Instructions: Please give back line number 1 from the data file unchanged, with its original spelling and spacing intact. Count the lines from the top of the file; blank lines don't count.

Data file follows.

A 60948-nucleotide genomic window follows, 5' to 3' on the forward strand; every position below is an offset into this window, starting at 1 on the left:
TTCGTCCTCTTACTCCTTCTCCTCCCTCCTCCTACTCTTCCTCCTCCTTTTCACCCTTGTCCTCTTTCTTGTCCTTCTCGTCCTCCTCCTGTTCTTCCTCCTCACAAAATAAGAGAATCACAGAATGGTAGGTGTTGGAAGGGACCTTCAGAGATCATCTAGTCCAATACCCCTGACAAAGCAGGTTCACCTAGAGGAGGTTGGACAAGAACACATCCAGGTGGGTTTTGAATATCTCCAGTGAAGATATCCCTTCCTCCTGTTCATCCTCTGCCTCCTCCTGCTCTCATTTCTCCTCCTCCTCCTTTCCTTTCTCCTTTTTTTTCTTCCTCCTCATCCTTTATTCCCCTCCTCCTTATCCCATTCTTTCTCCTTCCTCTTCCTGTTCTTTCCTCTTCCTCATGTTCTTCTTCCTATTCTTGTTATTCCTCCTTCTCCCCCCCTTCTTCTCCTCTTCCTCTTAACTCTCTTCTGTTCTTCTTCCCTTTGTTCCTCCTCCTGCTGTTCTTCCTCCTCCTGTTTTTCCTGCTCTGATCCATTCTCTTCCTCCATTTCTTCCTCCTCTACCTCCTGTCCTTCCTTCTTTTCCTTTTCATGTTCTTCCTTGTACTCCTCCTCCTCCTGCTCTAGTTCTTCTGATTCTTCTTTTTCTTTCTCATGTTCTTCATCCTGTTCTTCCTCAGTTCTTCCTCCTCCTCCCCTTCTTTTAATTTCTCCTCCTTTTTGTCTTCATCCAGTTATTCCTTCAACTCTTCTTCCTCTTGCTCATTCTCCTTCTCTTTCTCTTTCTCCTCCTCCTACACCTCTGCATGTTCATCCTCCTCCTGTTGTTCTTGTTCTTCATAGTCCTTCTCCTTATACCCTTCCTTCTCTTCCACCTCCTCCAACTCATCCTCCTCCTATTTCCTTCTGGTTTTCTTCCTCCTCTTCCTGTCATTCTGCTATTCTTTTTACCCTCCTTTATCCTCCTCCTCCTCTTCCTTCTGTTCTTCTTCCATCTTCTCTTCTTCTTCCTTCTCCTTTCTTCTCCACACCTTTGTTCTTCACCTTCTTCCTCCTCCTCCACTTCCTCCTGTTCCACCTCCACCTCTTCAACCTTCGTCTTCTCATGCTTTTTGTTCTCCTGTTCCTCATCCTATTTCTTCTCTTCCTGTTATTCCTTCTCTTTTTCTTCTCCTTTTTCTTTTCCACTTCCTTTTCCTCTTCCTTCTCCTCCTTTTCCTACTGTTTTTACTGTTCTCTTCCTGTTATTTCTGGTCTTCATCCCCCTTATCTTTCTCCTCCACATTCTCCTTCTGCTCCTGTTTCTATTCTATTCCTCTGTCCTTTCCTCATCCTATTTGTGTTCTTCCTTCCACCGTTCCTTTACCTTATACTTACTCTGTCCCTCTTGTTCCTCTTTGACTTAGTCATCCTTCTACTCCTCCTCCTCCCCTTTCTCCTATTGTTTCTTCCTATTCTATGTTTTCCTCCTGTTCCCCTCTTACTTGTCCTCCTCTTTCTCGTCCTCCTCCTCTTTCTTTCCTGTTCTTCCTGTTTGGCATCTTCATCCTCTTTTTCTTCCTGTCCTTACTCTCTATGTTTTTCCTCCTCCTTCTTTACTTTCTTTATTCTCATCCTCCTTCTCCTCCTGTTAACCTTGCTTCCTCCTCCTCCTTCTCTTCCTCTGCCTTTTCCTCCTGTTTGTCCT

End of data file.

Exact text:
A 60948-nucleotide genomic window follows, 5' to 3' on the forward strand; every position below is an offset into this window, starting at 1 on the left: